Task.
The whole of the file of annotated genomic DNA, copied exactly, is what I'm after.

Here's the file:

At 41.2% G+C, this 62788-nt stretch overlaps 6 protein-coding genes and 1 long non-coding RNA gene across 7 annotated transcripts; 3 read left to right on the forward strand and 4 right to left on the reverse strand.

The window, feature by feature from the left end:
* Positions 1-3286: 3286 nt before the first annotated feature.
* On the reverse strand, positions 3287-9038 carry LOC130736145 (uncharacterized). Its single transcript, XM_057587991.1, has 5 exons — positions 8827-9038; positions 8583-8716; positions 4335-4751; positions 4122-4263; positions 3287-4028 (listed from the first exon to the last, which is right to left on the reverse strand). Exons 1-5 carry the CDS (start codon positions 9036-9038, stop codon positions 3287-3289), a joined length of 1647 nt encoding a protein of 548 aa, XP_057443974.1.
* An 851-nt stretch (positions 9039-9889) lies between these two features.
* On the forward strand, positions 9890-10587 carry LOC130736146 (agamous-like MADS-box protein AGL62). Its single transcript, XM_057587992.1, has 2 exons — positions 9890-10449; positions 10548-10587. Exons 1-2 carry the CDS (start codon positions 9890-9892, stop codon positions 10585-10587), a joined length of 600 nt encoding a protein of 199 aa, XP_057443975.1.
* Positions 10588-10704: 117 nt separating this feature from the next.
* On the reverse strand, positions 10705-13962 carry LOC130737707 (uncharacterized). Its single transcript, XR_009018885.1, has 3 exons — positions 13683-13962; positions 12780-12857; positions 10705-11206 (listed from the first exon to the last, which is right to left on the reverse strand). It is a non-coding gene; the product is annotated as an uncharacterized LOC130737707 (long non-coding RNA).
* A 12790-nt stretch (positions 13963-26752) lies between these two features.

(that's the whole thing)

At 41.2% G+C, this 62788-nt stretch overlaps 6 protein-coding genes and 1 long non-coding RNA gene across 7 annotated transcripts; 3 read left to right on the forward strand and 4 right to left on the reverse strand.

The window, feature by feature from the left end:
* Positions 1-3286: 3286 nt before the first annotated feature.
* On the reverse strand, positions 3287-9038 carry LOC130736145 (uncharacterized). Its single transcript, XM_057587991.1, has 5 exons — positions 8827-9038; positions 8583-8716; positions 4335-4751; positions 4122-4263; positions 3287-4028 (listed from the first exon to the last, which is right to left on the reverse strand). Exons 1-5 carry the CDS (start codon positions 9036-9038, stop codon positions 3287-3289), a joined length of 1647 nt encoding a protein of 548 aa, XP_057443974.1.
* An 851-nt stretch (positions 9039-9889) lies between these two features.
* On the forward strand, positions 9890-10587 carry LOC130736146 (agamous-like MADS-box protein AGL62). Its single transcript, XM_057587992.1, has 2 exons — positions 9890-10449; positions 10548-10587. Exons 1-2 carry the CDS (start codon positions 9890-9892, stop codon positions 10585-10587), a joined length of 600 nt encoding a protein of 199 aa, XP_057443975.1.
* Positions 10588-10704: 117 nt separating this feature from the next.
* On the reverse strand, positions 10705-13962 carry LOC130737707 (uncharacterized). Its single transcript, XR_009018885.1, has 3 exons — positions 13683-13962; positions 12780-12857; positions 10705-11206 (listed from the first exon to the last, which is right to left on the reverse strand). It is a non-coding gene; the product is annotated as an uncharacterized LOC130737707 (long non-coding RNA).
* A 12790-nt stretch (positions 13963-26752) lies between these two features.